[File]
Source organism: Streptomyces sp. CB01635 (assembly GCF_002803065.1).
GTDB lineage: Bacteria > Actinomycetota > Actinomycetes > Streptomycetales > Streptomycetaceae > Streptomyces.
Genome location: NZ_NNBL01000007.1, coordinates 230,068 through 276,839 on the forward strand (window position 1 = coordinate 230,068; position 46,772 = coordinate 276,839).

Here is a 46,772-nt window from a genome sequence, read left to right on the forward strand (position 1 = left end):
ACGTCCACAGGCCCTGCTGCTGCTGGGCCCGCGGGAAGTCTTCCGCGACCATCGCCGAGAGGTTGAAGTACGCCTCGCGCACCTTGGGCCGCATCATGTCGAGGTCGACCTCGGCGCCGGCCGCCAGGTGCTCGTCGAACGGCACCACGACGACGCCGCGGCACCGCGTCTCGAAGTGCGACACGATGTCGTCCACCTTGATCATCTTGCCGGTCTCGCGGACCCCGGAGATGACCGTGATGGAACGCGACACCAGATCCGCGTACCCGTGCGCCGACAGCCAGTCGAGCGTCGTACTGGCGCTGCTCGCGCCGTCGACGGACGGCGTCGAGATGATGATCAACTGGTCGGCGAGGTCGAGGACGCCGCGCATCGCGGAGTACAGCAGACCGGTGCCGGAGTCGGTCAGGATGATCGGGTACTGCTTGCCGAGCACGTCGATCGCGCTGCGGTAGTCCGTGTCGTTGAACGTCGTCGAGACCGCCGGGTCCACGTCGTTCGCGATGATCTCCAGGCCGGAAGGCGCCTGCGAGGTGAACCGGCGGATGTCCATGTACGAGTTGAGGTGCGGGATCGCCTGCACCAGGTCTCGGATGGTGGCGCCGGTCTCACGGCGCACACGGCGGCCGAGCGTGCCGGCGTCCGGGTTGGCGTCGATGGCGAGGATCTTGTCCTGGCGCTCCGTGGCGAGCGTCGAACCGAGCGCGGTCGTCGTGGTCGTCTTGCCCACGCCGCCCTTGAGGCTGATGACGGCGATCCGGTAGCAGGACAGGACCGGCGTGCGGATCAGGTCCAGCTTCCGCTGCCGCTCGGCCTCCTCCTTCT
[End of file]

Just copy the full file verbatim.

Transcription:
Source organism: Streptomyces sp. CB01635 (assembly GCF_002803065.1).
GTDB lineage: Bacteria > Actinomycetota > Actinomycetes > Streptomycetales > Streptomycetaceae > Streptomyces.
Genome location: NZ_NNBL01000007.1, coordinates 230,068 through 276,839 on the forward strand (window position 1 = coordinate 230,068; position 46,772 = coordinate 276,839).

Here is a 46,772-nt window from a genome sequence, read left to right on the forward strand (position 1 = left end):
ACGTCCACAGGCCCTGCTGCTGCTGGGCCCGCGGGAAGTCTTCCGCGACCATCGCCGAGAGGTTGAAGTACGCCTCGCGCACCTTGGGCCGCATCATGTCGAGGTCGACCTCGGCGCCGGCCGCCAGGTGCTCGTCGAACGGCACCACGACGACGCCGCGGCACCGCGTCTCGAAGTGCGACACGATGTCGTCCACCTTGATCATCTTGCCGGTCTCGCGGACCCCGGAGATGACCGTGATGGAACGCGACACCAGATCCGCGTACCCGTGCGCCGACAGCCAGTCGAGCGTCGTACTGGCGCTGCTCGCGCCGTCGACGGACGGCGTCGAGATGATGATCAACTGGTCGGCGAGGTCGAGGACGCCGCGCATCGCGGAGTACAGCAGACCGGTGCCGGAGTCGGTCAGGATGATCGGGTACTGCTTGCCGAGCACGTCGATCGCGCTGCGGTAGTCCGTGTCGTTGAACGTCGTCGAGACCGCCGGGTCCACGTCGTTCGCGATGATCTCCAGGCCGGAAGGCGCCTGCGAGGTGAACCGGCGGATGTCCATGTACGAGTTGAGGTGCGGGATCGCCTGCACCAGGTCTCGGATGGTGGCGCCGGTCTCACGGCGCACACGGCGGCCGAGCGTGCCGGCGTCCGGGTTGGCGTCGATGGCGAGGATCTTGTCCTGGCGCTCCGTGGCGAGCGTCGAACCGAGCGCGGTCGTCGTGGTCGTCTTGCCCACGCCGCCCTTGAGGCTGATGACGGCGATCCGGTAGCAGGACAGGACCGGCGTGCGGATCAGGTCCAGCTTCCGCTGCCGCTCGGCCTCCTCCTTCT